2011 Nissan Leaf Drive Review: A Real Electric Car for Real People

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2011 Nissan Leaf U.K. spec

2011 Nissan Leaf U.K. spec

Just days after Nissan announced its 8 year, 100,000 mile warranty option for the 2011 Leaf, we've had a chance to do our second test-drive of the week in Nissan's $33,750 electric baby.

Earlier this week, Nissan gave us some time behind the wheel of the Leaf in San Jose, California. We had a great time and totally geeked out about the Leaf's built-in EV navigation system, a great way of keeping track of where you are and where you can go.

But transported away from the city limits to the quaint rural location of Nissan's European Technology Center in Bedfordshire, England, we gave the Nissan Leaf a real shakedown.

First Impressions

Let's get one thing straight: Nissan are taking the 2011 Leaf very seriously.  Nissan have designed and built the Leaf from the ground up: It is a new platform and a new car.

And it shows. Instead of missing rear seats, or standard trim items found in some EVs which are redesigns of standard gasoline cars, the Leaf brings together a union of body, chassis and transmission to form a brand new EV benchmark.

Behind the wheel

Sliding into the supportive and well trimmed cabin, a neat and functional split level display in front of the driver gives all of the essential details including the usual warning lights and dials found in any car. A ‘fuel gauge' shows the battery charge remaining, as well as an expected range given current driving style.

Controls are all in the usual place, and saving the rumble of an engine, nothing gives the game away that this is an electric car.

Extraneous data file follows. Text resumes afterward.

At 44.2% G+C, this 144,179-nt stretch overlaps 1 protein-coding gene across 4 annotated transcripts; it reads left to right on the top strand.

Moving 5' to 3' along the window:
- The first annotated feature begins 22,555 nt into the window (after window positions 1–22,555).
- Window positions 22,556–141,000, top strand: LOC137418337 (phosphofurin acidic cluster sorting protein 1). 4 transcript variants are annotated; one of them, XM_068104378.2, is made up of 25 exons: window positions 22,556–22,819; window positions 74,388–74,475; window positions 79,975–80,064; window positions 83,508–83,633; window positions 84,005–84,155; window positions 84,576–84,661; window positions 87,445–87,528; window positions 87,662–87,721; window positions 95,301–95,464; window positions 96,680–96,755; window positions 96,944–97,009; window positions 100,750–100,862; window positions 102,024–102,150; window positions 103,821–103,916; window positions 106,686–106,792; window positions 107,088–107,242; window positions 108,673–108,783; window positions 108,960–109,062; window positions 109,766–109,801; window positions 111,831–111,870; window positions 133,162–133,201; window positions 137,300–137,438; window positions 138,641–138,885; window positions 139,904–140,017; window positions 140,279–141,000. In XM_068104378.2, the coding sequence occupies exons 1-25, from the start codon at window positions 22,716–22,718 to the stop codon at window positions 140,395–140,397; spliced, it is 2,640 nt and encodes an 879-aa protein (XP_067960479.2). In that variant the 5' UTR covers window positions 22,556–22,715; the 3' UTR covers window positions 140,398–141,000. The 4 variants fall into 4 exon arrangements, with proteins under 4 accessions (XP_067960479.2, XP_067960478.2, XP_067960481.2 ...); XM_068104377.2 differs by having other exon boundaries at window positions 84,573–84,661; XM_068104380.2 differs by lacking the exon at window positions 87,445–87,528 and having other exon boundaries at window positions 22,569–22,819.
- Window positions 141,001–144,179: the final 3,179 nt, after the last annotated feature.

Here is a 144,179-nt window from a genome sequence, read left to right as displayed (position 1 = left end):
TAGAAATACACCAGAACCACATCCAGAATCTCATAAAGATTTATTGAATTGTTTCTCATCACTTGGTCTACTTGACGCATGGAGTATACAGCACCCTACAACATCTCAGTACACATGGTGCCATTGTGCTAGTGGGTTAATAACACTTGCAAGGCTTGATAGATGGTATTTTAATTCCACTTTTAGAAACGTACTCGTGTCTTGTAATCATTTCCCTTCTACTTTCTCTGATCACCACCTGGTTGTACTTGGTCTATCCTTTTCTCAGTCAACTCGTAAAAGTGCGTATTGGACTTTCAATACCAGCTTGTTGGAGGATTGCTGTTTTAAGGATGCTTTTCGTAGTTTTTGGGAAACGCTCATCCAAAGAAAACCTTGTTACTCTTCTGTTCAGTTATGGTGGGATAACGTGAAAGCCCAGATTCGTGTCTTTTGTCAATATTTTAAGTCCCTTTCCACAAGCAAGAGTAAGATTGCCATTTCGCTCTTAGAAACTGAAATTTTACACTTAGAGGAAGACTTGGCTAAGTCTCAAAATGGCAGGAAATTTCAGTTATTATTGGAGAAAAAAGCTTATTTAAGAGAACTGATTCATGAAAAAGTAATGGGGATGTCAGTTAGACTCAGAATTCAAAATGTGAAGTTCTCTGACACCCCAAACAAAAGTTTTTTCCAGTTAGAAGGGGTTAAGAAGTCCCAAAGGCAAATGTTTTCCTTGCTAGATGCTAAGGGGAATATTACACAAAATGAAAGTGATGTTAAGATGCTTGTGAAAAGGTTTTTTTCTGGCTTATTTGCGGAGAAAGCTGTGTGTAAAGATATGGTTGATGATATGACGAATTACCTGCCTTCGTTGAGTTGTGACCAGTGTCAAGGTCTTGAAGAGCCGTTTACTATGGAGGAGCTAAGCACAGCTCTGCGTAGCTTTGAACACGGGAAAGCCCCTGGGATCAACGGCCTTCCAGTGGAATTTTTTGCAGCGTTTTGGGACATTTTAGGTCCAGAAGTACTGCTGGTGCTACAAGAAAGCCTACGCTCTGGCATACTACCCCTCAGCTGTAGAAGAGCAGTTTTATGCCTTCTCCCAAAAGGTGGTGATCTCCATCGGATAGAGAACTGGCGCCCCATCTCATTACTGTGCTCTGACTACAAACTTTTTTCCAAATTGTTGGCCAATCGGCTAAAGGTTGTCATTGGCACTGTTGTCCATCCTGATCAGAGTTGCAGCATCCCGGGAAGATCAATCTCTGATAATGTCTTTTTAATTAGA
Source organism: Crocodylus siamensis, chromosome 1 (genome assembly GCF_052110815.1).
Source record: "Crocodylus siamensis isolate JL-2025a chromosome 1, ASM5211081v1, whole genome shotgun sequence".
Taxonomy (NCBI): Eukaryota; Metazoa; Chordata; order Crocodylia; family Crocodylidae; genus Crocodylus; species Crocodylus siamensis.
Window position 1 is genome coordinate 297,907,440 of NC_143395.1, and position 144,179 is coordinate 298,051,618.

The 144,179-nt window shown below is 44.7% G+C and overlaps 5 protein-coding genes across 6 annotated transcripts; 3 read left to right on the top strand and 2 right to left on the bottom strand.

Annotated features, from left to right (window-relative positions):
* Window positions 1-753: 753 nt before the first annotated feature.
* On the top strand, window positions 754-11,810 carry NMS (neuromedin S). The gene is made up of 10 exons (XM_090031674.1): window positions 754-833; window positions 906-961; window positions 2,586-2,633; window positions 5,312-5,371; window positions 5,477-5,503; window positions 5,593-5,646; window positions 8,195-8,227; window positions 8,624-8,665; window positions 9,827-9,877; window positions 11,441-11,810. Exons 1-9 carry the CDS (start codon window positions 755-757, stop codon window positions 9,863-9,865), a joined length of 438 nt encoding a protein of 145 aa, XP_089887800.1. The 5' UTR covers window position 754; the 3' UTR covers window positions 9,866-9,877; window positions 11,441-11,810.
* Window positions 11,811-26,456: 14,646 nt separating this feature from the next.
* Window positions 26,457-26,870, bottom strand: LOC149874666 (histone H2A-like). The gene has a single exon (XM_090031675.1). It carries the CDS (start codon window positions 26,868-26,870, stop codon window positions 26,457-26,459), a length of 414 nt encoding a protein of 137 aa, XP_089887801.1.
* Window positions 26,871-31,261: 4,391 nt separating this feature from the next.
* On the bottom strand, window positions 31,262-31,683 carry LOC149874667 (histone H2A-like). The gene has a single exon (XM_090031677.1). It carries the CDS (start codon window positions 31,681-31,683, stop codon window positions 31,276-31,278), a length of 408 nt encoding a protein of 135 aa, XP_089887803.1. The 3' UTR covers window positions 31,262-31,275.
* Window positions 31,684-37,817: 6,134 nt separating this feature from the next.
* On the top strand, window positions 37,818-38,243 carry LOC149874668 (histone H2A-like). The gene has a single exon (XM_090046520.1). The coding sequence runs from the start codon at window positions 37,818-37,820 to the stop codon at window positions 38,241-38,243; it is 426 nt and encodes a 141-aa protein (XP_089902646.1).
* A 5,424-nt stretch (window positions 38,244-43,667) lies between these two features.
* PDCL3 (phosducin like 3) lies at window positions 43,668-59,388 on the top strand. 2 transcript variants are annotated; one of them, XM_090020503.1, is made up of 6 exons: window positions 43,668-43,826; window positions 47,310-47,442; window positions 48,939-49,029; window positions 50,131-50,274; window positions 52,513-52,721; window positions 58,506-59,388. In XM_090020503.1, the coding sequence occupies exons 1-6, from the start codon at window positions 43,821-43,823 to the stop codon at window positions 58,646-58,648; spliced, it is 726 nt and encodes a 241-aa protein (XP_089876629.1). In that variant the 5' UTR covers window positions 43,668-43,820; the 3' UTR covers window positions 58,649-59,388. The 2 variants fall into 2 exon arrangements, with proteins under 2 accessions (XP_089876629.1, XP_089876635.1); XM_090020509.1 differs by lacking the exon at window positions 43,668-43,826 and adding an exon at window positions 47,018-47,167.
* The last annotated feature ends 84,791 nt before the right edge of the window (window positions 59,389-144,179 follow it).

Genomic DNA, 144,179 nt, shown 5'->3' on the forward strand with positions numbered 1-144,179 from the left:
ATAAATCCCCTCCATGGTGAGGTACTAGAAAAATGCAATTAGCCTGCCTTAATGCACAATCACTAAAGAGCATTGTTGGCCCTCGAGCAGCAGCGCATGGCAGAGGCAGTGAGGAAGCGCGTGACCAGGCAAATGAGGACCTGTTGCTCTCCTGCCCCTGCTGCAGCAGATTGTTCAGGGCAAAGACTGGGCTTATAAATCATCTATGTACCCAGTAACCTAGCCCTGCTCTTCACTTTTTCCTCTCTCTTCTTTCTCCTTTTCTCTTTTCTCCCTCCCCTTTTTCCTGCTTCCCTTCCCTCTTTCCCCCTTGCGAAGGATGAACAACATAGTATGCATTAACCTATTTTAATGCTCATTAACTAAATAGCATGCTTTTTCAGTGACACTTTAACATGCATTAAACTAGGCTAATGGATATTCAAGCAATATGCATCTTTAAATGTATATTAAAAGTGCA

2011 Nissan Leaf Seat

2011 Nissan Leaf Seat

We're reminded of the dash layout of the 2004-2009 Toyota Prius when looking at the 2011 Leaf Dash: Information is displayed in a clean and uncluttered way and everything is within easy reach of the driver.

Selecting gear, or rather, choosing which direction you want the car to go in, is achieved through a lever mounted on the center console, similar to the one found in the Toyota Prius.


With foot released from the brake and gear selected, the 2011 Leaf creeps forward like any other automatic. It also features hill assist, giving the driver time to move from brake to accelerator without the dreaded rollback.

While the leaf lacks a conventional gearbox, the 2011 Leaf has two settings for forward: drive which gives full access to the 80kW motor to accelerate the car from 0-60 in a respectable time of around 10 seconds; and eco which trades off some acceleration in exchange for extended range.

2011 Nissan Leaf

2011 Nissan Leaf

In the city, eco mode is more than acceptable. Acceleration is still more than enough to avoid holding up traffic at the lights and a highway capable 80 mph is still possible.

Mimicking the kick-down function on most automatics, the Leaf provides a reserve of power to help accelerate it in overtaking manoeuvres. Pulling out at freeway speed to overtake a car doing 65 mph and accelerating to 75 mph was easy, thanks to this feature.

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